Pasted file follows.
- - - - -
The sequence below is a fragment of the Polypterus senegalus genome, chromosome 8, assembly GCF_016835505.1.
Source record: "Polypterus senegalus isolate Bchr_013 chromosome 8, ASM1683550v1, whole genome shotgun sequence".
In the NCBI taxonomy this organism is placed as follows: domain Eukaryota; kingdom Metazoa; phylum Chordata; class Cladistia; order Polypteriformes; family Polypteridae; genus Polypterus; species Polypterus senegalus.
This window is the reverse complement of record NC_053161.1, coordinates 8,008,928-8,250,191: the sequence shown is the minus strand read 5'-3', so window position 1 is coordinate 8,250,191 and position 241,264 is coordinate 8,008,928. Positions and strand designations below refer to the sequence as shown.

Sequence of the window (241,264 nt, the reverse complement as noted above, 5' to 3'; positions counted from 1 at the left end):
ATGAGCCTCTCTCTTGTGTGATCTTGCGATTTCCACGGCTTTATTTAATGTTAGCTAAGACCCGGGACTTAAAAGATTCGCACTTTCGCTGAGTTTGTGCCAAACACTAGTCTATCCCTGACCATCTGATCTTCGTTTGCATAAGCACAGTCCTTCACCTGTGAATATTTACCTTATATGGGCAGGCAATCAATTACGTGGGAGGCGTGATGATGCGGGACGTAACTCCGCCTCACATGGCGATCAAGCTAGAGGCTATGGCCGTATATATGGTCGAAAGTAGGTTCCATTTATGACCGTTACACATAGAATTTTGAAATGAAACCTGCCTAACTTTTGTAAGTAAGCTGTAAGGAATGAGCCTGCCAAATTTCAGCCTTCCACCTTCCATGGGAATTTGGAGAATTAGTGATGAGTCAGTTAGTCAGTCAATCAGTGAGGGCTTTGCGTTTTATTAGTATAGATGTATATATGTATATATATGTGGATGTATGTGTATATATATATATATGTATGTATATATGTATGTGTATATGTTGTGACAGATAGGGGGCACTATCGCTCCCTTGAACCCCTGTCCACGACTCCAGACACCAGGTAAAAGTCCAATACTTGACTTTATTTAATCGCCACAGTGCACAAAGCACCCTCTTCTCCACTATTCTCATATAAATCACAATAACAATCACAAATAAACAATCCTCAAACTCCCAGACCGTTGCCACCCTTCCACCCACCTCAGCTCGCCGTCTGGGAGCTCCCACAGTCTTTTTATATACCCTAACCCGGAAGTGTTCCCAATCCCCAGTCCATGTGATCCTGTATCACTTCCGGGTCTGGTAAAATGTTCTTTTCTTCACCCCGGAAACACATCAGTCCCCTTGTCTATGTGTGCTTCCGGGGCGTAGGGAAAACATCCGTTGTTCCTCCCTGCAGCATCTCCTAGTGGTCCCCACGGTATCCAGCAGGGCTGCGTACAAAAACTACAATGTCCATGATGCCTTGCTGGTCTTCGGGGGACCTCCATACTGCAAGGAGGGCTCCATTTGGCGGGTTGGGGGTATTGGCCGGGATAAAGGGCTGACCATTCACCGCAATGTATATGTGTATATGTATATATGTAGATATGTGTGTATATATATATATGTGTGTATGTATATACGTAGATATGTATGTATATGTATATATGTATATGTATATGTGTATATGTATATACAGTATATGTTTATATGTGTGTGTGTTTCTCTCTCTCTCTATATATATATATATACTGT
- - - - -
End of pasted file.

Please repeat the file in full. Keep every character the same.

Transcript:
The sequence below is a fragment of the Polypterus senegalus genome, chromosome 8, assembly GCF_016835505.1.
Source record: "Polypterus senegalus isolate Bchr_013 chromosome 8, ASM1683550v1, whole genome shotgun sequence".
In the NCBI taxonomy this organism is placed as follows: domain Eukaryota; kingdom Metazoa; phylum Chordata; class Cladistia; order Polypteriformes; family Polypteridae; genus Polypterus; species Polypterus senegalus.
This window is the reverse complement of record NC_053161.1, coordinates 8,008,928-8,250,191: the sequence shown is the minus strand read 5'-3', so window position 1 is coordinate 8,250,191 and position 241,264 is coordinate 8,008,928. Positions and strand designations below refer to the sequence as shown.

Sequence of the window (241,264 nt, the reverse complement as noted above, 5' to 3'; positions counted from 1 at the left end):
ATGAGCCTCTCTCTTGTGTGATCTTGCGATTTCCACGGCTTTATTTAATGTTAGCTAAGACCCGGGACTTAAAAGATTCGCACTTTCGCTGAGTTTGTGCCAAACACTAGTCTATCCCTGACCATCTGATCTTCGTTTGCATAAGCACAGTCCTTCACCTGTGAATATTTACCTTATATGGGCAGGCAATCAATTACGTGGGAGGCGTGATGATGCGGGACGTAACTCCGCCTCACATGGCGATCAAGCTAGAGGCTATGGCCGTATATATGGTCGAAAGTAGGTTCCATTTATGACCGTTACACATAGAATTTTGAAATGAAACCTGCCTAACTTTTGTAAGTAAGCTGTAAGGAATGAGCCTGCCAAATTTCAGCCTTCCACCTTCCATGGGAATTTGGAGAATTAGTGATGAGTCAGTTAGTCAGTCAATCAGTGAGGGCTTTGCGTTTTATTAGTATAGATGTATATATGTATATATATGTGGATGTATGTGTATATATATATATATGTATGTATATATGTATGTGTATATGTTGTGACAGATAGGGGGCACTATCGCTCCCTTGAACCCCTGTCCACGACTCCAGACACCAGGTAAAAGTCCAATACTTGACTTTATTTAATCGCCACAGTGCACAAAGCACCCTCTTCTCCACTATTCTCATATAAATCACAATAACAATCACAAATAAACAATCCTCAAACTCCCAGACCGTTGCCACCCTTCCACCCACCTCAGCTCGCCGTCTGGGAGCTCCCACAGTCTTTTTATATACCCTAACCCGGAAGTGTTCCCAATCCCCAGTCCATGTGATCCTGTATCACTTCCGGGTCTGGTAAAATGTTCTTTTCTTCACCCCGGAAACACATCAGTCCCCTTGTCTATGTGTGCTTCCGGGGCGTAGGGAAAACATCCGTTGTTCCTCCCTGCAGCATCTCCTAGTGGTCCCCACGGTATCCAGCAGGGCTGCGTACAAAAACTACAATGTCCATGATGCCTTGCTGGTCTTCGGGGGACCTCCATACTGCAAGGAGGGCTCCATTTGGCGGGTTGGGGGTATTGGCCGGGATAAAGGGCTGACCATTCACCGCAATGTATATGTGTATATGTATATATGTAGATATGTGTGTATATATATATATGTGTGTATGTATATACGTAGATATGTATGTATATGTATATATGTATATGTATATGTGTATATGTATATACAGTATATGTTTATATGTGTGTGTGTTTCTCTCTCTCTCTATATATATATATATACTGT